# Impulse response analysis

Tracing out the effects of shocks in the variables of a given system may also be regarded as a type of causality analysis. If the process yt is I(0), it has a Wold moving average (MA) representation

yt = Фои + Ф1Иt_1 + Ф2щ_2 + …, (32.23)

where Ф0 = IK and the Ф8 may be computed recursively as in (32.16). The coefficients of this representation may be interpreted as reflecting the responses to impulses hitting the system. The (i, j )th elements of the matrices Ф8, regarded as a function of s, trace out the expected response of yitt+s to a unit change in yjt holding constant all past values of yt. Since the change in yit given {yt-1, yt-2,…} is measured by the innovation uit, the elements of Ф8 represent the impulse responses of the components of yt with respect to the ut innovations. In the presently considered I(0) case, Ф8 ^ 0 as s ^ ^. Hence, the effect of an impulse is transitory as it vanishes over time. These impulse responses are sometimes called forecast error impulse responses because the ut are the one-step ahead forecast errors.

Although the Wold representation does not exist for nonstationary cointegrated processes it is easy to see that the Ф8 impulse response matrices can be computed in the same way as in (32.16) (Lutkepohl, 1991, ch. 11; Lutkepohl and Reimers, 1992). In this case the Ф8 may not converge to zero as s ^ ™ and, consequently, some shocks may have permanent effects. Assuming that all variables are I(1), it is also reasonable to consider the Wold representation of the stationary process Ayt,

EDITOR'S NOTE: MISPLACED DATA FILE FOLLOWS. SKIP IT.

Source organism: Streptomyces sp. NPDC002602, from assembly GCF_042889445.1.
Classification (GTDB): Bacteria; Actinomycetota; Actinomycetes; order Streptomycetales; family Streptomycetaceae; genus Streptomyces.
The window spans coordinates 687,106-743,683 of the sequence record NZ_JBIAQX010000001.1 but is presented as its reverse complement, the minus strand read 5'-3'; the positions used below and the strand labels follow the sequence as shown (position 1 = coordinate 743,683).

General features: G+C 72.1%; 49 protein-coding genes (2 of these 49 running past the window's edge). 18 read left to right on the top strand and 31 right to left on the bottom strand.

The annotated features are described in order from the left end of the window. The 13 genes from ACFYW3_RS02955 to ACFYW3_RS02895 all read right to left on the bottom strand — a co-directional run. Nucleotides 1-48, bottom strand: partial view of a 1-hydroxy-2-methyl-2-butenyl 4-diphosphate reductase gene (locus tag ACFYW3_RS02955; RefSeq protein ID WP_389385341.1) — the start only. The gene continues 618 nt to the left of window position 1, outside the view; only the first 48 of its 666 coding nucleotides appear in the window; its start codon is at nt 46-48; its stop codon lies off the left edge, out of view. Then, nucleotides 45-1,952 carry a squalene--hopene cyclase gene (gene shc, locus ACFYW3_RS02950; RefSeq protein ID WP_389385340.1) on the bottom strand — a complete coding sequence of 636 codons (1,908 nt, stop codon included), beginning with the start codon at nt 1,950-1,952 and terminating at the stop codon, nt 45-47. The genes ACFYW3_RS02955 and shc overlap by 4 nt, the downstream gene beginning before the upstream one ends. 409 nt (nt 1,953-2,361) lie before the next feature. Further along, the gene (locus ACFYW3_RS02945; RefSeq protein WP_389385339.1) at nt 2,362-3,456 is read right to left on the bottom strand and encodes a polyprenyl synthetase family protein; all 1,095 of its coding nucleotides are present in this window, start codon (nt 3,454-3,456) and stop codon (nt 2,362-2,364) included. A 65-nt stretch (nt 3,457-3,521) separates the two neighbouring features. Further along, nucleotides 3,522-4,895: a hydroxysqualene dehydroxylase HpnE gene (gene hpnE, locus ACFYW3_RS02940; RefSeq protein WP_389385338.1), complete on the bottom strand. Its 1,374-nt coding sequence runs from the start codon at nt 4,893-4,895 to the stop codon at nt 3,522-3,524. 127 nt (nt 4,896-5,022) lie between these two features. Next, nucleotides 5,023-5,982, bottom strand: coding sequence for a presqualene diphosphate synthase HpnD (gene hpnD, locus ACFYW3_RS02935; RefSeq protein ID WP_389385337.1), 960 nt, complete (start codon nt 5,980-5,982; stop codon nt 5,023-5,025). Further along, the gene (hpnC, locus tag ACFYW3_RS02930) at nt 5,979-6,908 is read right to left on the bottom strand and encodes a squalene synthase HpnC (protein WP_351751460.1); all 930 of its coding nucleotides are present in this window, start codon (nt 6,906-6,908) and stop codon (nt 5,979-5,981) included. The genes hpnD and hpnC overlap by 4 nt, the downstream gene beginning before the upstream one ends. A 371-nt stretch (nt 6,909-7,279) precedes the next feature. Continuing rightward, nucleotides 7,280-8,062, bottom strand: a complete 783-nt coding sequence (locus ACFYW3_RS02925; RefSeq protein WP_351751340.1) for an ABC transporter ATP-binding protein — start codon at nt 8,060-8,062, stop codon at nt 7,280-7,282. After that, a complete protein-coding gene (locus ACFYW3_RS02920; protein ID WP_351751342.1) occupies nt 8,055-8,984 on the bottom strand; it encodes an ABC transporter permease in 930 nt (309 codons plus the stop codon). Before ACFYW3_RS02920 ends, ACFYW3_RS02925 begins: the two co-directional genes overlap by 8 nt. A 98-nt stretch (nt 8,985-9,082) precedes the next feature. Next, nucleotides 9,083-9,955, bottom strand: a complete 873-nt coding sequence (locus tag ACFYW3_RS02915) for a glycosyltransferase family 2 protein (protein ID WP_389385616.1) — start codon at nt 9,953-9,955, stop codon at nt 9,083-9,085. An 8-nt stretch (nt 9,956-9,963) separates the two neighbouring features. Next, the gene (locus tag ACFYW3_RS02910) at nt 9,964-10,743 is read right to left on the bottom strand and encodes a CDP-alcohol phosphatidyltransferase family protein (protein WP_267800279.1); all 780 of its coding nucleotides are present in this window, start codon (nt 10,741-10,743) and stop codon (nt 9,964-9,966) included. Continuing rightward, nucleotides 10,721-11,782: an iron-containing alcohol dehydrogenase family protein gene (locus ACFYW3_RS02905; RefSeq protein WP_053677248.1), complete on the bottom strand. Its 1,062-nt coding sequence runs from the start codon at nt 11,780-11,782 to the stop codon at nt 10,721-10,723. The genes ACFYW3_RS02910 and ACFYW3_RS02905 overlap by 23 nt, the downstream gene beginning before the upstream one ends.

Ay t = S оЩ + S 1Mt_1 + S2Ut-2 + …, (32.24)

where S0 = IK and Sj = Фj _ Ф;-1 (j = 1, 2,…). Again, the coefficients of this representation may be interpreted as impulse responses. Because Ф8 = X)=0S j, s = 1, 2,…, the Ф8 may be regarded as accumulated impulse responses of the representation in first differences.

A critique that has been raised against forecast error impulse responses is that the underlying shocks are not likely to occur in isolation if the components of U are not instantaneously uncorrelated, that is, if Xu is not diagonal. Therefore, in many applications the innovations of the VAR are orthogonalized using a Cholesky decomposition of the covariance matrix X u. Denoting by P a lower triangular matrix such that X u = PP’, the orthogonalized shocks are given by et = P-1u t. Hence, in the stationary case we get from (32.23),